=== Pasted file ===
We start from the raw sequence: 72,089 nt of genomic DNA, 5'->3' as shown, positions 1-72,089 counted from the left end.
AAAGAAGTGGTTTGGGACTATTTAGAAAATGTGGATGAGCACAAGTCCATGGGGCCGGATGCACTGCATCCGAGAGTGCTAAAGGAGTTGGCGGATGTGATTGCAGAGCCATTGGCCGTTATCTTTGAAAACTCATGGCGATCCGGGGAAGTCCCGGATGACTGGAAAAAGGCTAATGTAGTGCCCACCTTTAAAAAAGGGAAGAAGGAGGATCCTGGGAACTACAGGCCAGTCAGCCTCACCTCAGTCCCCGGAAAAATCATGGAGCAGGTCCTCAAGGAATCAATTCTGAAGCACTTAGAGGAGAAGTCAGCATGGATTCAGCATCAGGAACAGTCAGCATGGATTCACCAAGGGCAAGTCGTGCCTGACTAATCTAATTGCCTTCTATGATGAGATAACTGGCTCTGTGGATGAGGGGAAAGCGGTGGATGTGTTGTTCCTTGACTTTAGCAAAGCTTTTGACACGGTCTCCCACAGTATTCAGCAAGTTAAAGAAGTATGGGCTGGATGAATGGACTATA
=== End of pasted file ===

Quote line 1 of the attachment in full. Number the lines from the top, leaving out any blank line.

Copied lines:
We start from the raw sequence: 72,089 nt of genomic DNA, 5'->3' as shown, positions 1-72,089 counted from the left end.